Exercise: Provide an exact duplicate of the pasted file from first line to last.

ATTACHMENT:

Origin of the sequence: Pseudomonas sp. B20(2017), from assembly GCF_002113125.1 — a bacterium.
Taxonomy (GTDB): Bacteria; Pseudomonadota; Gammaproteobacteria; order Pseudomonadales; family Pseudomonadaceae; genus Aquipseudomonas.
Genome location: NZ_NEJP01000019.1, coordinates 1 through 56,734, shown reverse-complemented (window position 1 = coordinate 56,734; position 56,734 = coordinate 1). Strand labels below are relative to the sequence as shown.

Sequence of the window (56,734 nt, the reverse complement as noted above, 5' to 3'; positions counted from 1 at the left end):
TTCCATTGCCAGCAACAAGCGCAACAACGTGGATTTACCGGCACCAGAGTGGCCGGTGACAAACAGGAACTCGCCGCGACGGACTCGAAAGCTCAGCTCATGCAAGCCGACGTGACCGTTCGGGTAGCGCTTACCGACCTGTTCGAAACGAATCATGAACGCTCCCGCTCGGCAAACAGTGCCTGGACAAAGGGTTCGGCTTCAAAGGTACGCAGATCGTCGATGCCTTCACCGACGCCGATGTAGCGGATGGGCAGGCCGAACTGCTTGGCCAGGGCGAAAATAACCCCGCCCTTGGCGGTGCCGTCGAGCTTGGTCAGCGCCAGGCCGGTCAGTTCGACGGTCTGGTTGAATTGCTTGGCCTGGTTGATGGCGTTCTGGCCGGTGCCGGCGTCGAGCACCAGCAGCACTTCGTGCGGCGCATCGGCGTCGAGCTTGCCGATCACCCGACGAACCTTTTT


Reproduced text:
Origin of the sequence: Pseudomonas sp. B20(2017), from assembly GCF_002113125.1 — a bacterium.
Taxonomy (GTDB): Bacteria; Pseudomonadota; Gammaproteobacteria; order Pseudomonadales; family Pseudomonadaceae; genus Aquipseudomonas.
Genome location: NZ_NEJP01000019.1, coordinates 1 through 56,734, shown reverse-complemented (window position 1 = coordinate 56,734; position 56,734 = coordinate 1). Strand labels below are relative to the sequence as shown.

Sequence of the window (56,734 nt, the reverse complement as noted above, 5' to 3'; positions counted from 1 at the left end):
TTCCATTGCCAGCAACAAGCGCAACAACGTGGATTTACCGGCACCAGAGTGGCCGGTGACAAACAGGAACTCGCCGCGACGGACTCGAAAGCTCAGCTCATGCAAGCCGACGTGACCGTTCGGGTAGCGCTTACCGACCTGTTCGAAACGAATCATGAACGCTCCCGCTCGGCAAACAGTGCCTGGACAAAGGGTTCGGCTTCAAAGGTACGCAGATCGTCGATGCCTTCACCGACGCCGATGTAGCGGATGGGCAGGCCGAACTGCTTGGCCAGGGCGAAAATAACCCCGCCCTTGGCGGTGCCGTCGAGCTTGGTCAGCGCCAGGCCGGTCAGTTCGACGGTCTGGTTGAATTGCTTGGCCTGGTTGATGGCGTTCTGGCCGGTGCCGGCGTCGAGCACCAGCAGCACTTCGTGCGGCGCATCGGCGTCGAGCTTGCCGATCACCCGACGAACCTTTTT